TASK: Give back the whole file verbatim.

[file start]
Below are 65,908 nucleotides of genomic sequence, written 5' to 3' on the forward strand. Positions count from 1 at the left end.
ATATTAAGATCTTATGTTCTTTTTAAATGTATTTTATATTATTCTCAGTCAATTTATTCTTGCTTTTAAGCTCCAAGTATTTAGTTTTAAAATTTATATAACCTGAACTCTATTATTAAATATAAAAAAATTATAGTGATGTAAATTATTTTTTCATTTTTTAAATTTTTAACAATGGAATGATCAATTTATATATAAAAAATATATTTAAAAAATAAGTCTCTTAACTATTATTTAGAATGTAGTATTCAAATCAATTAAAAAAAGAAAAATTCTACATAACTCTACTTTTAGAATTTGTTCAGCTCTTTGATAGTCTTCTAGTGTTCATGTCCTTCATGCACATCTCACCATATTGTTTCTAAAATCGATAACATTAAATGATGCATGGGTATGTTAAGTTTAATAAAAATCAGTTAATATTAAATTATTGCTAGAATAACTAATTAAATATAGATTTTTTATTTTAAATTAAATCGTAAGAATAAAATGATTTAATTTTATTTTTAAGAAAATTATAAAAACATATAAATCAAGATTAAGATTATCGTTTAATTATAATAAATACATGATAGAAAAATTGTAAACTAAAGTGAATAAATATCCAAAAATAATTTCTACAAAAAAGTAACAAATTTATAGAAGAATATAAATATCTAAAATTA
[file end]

Below are 65,908 nucleotides of genomic sequence, written 5' to 3' on the forward strand. Positions count from 1 at the left end.
ATATTAAGATCTTATGTTCTTTTTAAATGTATTTTATATTATTCTCAGTCAATTTATTCTTGCTTTTAAGCTCCAAGTATTTAGTTTTAAAATTTATATAACCTGAACTCTATTATTAAATATAAAAAAATTATAGTGATGTAAATTATTTTTTCATTTTTTAAATTTTTAACAATGGAATGATCAATTTATATATAAAAAATATATTTAAAAAATAAGTCTCTTAACTATTATTTAGAATGTAGTATTCAAATCAATTAAAAAAAGAAAAATTCTACATAACTCTACTTTTAGAATTTGTTCAGCTCTTTGATAGTCTTCTAGTGTTCATGTCCTTCATGCACATCTCACCATATTGTTTCTAAAATCGATAACATTAAATGATGCATGGGTATGTTAAGTTTAATAAAAATCAGTTAATATTAAATTATTGCTAGAATAACTAATTAAATATAGATTTTTTATTTTAAATTAAATCGTAAGAATAAAATGATTTAATTTTATTTTTAAGAAAATTATAAAAACATATAAATCAAGATTAAGATTATCGTTTAATTATAATAAATACATGATAGAAAAATTGTAAACTAAAGTGAATAAATATCCAAAAATAATTTCTACAAAAAAGTAACAAATTTATAGAAGAATATAAATATCTAAAATTA